Kiyomizu-yaki ware: A Ceramic Kyoto Matcha Chawan Teabowl in Plum
I was given a beautiful matcha tea bowl (chawan) for Christmas by Yukki’s family!
It has a gorgeous white and red plum blossom pattern, which sits on a stone-white translucent glaze through which you can discern the reddish clay from which it is made.
The plum branch is painted in a diluted black brown, and this colour decorates the rim of the chawan in a single line, right around the edge.
Inside the bowl there is more intriguing beauty, as the thicker stone-white glaze shows the way the bowl was made – the centre disappears into a swirling arabesque line, and the colour of the clay reveals itself again through the glaze.
Turn the bowl over and it is apparent that the top-most stone-white glaze has been pasted over a ground layer of translucent brown undersizing.
The support that the bowl sits on is pure clay, and there is a little stamp pressed into it.
This Japanese plum teabowl is wrapped exquisitely. Wrapping is very much a part of the Japanese aesthetic and every bit as important to the gift as the contents, so, I am protecting the tissue that sits inside the bowl, and the wrapping that protects the outside of the bowl, and I treasure the beautiful white textured cube-shaped box that the chawan lives in.
Silver leaf shapes illuminate this beautiful paper with calligraphic art by Fujiwara-no-Sadanobu, (1088)
The box is beautiful. It has flecks of a silvery white texture that catch the light and they remind me of the hakuokigami shapes of silver and gold leaf that the Heian courtiers loved to see in their papers and books. To me, the Heian skill at papermaking is the direct antecedent of the technique I can see on this lovely chawan box!
The plum matcha teabowl is a beautiful item, and I was so intrigued I was keen to discover more about it!
Who made the bowl?
I can see that the maker of this bowl is Kyoto Kumagai.
Written on the leaflet it says:
Kyo-yaki and Kiyomizu-yaki in Kyoto has shaped a unique and elegant cultural climate in the history of the city for over a thousand years. The Kyo-yaki and Kiyomizu-yaki produced in Kyoto are splendid, delicate and sophisticated Japanese traditional crafts. While preserving the spirit of our predecessors, including Ninsei and Kenzan, we are creating works that put skill into the current sense of the times.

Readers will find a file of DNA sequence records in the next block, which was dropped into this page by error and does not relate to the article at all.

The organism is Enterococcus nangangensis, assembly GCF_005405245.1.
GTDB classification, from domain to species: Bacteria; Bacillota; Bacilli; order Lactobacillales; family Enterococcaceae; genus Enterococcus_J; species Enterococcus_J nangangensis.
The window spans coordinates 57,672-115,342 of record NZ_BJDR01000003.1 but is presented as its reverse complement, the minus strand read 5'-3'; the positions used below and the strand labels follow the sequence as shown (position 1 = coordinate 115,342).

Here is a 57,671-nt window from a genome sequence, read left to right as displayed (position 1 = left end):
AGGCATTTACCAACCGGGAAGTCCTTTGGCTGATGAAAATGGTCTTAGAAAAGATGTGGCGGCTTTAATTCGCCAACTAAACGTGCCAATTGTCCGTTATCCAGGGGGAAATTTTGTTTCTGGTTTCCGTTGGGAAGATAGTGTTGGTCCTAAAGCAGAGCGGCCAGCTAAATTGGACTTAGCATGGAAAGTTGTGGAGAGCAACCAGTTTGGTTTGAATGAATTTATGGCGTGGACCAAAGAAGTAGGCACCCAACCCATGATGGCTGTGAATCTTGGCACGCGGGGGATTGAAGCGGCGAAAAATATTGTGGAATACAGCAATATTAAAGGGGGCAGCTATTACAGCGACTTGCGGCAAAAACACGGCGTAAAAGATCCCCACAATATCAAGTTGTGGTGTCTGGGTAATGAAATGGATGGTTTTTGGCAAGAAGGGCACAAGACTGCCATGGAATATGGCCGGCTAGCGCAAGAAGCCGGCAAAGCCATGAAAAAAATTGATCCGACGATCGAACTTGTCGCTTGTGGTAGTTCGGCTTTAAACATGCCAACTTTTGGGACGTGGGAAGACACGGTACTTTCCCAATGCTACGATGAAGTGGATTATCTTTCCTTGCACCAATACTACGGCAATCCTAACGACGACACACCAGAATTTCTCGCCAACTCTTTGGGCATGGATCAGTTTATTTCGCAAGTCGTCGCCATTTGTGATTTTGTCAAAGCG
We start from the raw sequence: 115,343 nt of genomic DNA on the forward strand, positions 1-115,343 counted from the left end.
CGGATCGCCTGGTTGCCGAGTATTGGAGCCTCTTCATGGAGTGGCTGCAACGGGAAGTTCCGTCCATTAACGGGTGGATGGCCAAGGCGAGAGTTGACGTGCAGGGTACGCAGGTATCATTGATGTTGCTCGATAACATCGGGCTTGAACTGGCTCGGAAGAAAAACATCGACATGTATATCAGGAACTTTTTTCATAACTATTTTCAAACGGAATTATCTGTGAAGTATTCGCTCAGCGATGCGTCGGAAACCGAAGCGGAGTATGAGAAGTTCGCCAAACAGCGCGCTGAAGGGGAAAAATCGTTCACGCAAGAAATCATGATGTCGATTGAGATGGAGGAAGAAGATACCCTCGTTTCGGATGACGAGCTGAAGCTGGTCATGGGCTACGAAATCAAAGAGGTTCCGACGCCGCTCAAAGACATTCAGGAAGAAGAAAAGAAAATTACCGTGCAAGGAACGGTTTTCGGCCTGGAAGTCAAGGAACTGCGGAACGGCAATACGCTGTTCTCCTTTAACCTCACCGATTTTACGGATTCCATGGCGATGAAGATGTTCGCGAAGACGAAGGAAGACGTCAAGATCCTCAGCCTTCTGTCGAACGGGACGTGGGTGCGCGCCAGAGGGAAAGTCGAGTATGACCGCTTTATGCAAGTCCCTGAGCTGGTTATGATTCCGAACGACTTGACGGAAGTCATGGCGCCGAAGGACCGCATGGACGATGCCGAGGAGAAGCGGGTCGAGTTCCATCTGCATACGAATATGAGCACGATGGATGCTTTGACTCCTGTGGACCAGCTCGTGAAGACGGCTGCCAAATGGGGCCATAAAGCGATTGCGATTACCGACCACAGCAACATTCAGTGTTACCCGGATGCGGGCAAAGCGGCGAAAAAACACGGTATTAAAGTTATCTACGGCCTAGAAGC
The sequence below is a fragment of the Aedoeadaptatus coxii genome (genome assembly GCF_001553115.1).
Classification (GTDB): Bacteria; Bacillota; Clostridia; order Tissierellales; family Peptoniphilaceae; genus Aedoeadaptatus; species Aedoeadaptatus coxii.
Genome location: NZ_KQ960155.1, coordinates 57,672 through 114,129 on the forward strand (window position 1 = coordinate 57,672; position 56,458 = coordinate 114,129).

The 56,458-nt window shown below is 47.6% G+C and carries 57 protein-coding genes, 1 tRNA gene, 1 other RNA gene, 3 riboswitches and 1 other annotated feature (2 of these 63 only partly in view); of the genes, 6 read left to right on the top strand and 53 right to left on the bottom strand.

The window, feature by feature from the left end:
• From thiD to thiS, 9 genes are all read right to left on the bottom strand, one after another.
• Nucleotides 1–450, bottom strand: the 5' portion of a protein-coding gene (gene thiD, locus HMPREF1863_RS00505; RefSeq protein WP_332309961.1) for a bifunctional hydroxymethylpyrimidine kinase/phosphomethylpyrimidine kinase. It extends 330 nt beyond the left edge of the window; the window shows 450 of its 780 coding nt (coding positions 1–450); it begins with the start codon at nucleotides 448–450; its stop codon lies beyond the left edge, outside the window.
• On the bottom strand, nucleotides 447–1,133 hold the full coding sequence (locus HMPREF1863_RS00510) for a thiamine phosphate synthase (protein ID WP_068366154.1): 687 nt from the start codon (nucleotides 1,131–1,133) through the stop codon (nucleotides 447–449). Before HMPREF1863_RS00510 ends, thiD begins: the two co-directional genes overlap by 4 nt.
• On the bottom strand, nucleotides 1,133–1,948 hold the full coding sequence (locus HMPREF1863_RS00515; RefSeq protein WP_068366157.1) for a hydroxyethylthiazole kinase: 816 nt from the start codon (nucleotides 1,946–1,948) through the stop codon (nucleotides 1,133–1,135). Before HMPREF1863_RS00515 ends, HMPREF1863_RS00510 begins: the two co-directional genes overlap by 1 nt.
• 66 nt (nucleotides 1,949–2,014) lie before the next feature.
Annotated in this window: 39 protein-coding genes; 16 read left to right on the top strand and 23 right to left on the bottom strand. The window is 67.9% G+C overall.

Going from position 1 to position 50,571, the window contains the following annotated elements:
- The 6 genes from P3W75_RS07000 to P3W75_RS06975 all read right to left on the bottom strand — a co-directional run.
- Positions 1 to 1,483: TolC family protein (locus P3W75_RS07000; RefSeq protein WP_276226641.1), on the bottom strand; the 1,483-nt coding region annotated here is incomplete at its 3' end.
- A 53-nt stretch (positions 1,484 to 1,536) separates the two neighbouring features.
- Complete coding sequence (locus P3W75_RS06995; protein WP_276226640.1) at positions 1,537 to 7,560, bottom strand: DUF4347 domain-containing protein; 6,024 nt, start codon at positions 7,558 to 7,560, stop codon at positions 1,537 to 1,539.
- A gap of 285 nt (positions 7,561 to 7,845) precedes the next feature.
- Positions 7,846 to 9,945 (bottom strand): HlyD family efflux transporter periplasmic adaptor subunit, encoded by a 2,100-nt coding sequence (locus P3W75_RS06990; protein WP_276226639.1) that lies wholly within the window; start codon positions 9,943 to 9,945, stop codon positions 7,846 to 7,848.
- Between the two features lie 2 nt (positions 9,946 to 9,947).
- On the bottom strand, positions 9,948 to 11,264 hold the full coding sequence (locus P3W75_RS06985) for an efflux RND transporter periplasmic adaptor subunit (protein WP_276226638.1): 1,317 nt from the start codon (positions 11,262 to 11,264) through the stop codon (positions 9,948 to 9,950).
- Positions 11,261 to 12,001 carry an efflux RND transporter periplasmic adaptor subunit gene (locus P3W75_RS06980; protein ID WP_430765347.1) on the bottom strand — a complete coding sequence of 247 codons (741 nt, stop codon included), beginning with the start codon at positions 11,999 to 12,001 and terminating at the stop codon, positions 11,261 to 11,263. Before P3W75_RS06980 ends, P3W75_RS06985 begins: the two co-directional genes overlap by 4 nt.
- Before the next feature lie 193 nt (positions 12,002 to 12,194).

History of Kyoto ceramic ware
Kyoto has a long history as the imperial capital of Japan, beginning in 794 when the Emperor moved the capital from nearby Nara. Kyoto was then named Heian-kyō, or ‘the capital of peace and tranquility’. For the court aristocracy it was a time of rarified beauty, exemplified by exquisite poetry, scroll paintings, symbolic dances, and festivals.
This refined and elegant culture produced Sueki ware (a type of unglazed earthenware) and Ryokuyutoki ware (which was a green-glazed earthenware). Ceramic skills had been learned by copying imported Chinese and Korean ware. This eventually led to the delicate beauty of Kyo-yaki and Kiyomizu-yaki ceramic ware, which is one of the finest Japanese traditional crafts.
Tea bowl with overglaze gold and silver, by Ninsei Nonomura, Kyoto Edo period, 17th century,
Aichi Prefectural Ceramic Museum
Today, Kyoto ware is produced by skilful master artisans who balance contemporary design while remaining faithful to the tradition that was established by the skilled artisans Nonomura Ninsei and his apprentice Ogata Kenzan during the Edo era (17th-19th century). They created ceramic ware of great beauty, and it is this style that formed the basis of Kyo-yaki and Kiyomizu-yaki Kyoto ceramic ware.
These ceramic masters perfected the art of pottery using advanced potter’s wheel techniques and elegant, colourful, overglaze designs. During this time, the blue, green and gold decorative ceramics known as Kiyomizu-yaki were established.
Kyoto's Climbing Kilns
In 1624, a climbing kiln for stoneware production was built at Awataguchi near Sanjo Bridge in Kyoto.
Twenty years later, Nonomura Ninsei established the Omuro kiln to fire tea wares near Ninna-ji Temple in about 1647.
There were many climbing kilns established along the slopes of the northern and eastern mountains of Kyoto to fire the ceramic wares with their renowned delicate designs, including the area next to Kiyomizu temple.
This is a Kyoto climbing kiln that can be seen at the Kawai Kanjiro Memorial Museum
Why were there so many kilns?